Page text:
One thing is for sure, FOSJ has managed to generate a large number of people who rightfully hate their guts. And now they want to generate a new batch and ask them to pay for it?

    If anyone is a member of FOSJ and reads the TH, here's a heads up; as the kids say HELLO! You need new management.

    Frankly, most wish FOSJ would just close up and go away, this "organization" has not accomplished anything of merit in many, many years.

  3. Frankly, the FOSJ basically no longer has members. It used to be kinda sorta a membership organization but that stopped after they got grilled by the IRS a few years back.

    Now, they pretty much just have donors ... contributors. You can send them a few bucks if you want, but they don't give a damn. Their real money comes from the 99 percent and from galaxies far, far away.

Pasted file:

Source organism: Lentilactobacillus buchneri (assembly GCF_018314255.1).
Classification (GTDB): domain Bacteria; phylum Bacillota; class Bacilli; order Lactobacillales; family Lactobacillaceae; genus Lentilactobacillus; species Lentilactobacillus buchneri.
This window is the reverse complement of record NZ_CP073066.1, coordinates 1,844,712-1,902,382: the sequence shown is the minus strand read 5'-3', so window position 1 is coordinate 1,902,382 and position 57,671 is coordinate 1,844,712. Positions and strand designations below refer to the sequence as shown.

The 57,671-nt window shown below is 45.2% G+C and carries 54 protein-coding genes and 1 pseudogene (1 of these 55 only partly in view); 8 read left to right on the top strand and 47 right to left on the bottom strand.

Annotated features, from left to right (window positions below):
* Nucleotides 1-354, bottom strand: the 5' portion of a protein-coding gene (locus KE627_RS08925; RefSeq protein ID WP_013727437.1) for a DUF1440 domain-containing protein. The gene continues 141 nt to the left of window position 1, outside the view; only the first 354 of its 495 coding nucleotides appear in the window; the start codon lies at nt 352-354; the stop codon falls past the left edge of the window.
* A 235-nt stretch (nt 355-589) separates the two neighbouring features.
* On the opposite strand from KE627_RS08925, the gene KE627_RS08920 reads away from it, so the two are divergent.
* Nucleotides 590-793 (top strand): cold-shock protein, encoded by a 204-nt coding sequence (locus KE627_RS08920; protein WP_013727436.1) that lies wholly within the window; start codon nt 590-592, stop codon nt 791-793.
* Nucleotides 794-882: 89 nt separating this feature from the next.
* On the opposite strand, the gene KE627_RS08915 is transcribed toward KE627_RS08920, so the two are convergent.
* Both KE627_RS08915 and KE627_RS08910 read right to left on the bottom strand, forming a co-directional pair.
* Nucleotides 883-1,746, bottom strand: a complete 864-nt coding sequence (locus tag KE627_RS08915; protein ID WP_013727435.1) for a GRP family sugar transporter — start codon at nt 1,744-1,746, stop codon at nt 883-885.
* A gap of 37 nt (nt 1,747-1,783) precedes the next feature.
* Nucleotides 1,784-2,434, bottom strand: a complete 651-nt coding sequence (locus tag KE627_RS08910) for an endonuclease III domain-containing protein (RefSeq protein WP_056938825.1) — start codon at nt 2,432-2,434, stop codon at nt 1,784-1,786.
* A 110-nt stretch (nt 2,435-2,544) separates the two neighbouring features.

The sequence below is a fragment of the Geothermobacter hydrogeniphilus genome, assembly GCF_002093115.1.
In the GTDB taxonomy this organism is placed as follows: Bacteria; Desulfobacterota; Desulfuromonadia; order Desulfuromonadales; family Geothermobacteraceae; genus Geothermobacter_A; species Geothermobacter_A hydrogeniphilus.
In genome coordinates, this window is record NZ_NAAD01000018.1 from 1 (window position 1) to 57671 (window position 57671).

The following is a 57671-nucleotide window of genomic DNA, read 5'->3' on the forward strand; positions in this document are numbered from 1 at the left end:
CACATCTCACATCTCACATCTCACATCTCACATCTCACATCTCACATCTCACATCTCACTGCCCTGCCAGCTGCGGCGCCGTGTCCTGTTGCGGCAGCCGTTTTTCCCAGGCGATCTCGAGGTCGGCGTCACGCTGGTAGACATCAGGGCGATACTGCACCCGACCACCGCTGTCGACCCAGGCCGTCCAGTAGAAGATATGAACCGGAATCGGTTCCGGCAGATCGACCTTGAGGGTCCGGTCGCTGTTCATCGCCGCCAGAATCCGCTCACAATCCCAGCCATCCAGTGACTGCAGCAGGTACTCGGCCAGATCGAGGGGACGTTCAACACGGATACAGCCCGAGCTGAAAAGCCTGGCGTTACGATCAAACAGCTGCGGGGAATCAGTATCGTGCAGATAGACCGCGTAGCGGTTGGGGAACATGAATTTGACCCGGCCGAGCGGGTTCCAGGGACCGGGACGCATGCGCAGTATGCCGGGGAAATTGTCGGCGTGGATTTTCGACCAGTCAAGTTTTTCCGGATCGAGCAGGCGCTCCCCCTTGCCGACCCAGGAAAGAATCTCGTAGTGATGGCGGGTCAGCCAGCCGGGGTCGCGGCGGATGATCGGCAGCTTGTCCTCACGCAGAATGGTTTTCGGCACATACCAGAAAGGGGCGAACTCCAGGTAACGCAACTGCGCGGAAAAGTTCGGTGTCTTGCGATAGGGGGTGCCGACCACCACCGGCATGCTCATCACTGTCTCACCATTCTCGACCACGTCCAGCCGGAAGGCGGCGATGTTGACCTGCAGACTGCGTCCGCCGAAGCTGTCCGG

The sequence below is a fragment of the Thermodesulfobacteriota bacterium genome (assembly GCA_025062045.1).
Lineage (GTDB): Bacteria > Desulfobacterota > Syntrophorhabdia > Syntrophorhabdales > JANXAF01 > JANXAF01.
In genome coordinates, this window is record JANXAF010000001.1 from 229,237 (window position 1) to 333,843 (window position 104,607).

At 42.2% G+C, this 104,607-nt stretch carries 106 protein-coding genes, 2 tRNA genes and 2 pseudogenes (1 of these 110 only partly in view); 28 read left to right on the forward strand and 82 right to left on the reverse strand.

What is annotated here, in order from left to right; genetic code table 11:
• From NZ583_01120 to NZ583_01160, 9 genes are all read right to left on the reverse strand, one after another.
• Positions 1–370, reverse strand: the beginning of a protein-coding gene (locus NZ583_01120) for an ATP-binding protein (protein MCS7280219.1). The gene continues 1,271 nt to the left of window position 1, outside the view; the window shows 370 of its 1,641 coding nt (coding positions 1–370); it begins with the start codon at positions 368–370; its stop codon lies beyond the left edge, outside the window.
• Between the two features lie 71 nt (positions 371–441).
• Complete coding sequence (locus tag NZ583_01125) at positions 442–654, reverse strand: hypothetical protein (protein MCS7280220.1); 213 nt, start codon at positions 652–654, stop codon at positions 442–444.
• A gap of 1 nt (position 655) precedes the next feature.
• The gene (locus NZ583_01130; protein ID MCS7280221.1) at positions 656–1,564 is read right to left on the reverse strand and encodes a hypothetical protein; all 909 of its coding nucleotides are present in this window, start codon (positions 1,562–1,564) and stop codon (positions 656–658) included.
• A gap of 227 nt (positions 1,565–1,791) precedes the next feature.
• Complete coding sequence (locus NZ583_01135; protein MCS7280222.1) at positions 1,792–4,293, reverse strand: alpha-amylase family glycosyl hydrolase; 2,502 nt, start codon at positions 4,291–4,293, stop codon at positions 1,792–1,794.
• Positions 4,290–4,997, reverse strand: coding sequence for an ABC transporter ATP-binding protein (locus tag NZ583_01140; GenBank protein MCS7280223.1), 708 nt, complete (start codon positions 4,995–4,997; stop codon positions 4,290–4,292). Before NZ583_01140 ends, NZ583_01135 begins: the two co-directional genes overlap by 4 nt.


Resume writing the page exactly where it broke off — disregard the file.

They just maintain the image of a membership base let-clean-up-the-beach outfit to fool you.

    Because only a Fool would Fund the Friends.

  4. So what should I do with this mailer?
    Two thoughts come to mind. One, write "check enclosed" on the envelope and send it without a stamp.

    Enter it in the fair under "short fiction" and see if it wins a ribbon.

    I guess there is always target practice too. Put a few arrows through this badboy.

  5. Signs outside the council rooms say "Ballots due Tuesday"

    What ballots?

  6. @6:17
    Town of FH council election. AKA the Dethrone Felix election.

  7. Deny the CD Assessment of $5+ per parcel and save San juan county land owners over $75,000+ per year!

  8. Why is a sensitive environmental organization sending out so many pleas for money printed on paper? I've seen three different ones in the past few months. And the latest one seems to be leaving the famous heron behind--now there's a salmon and an orca on the mailing.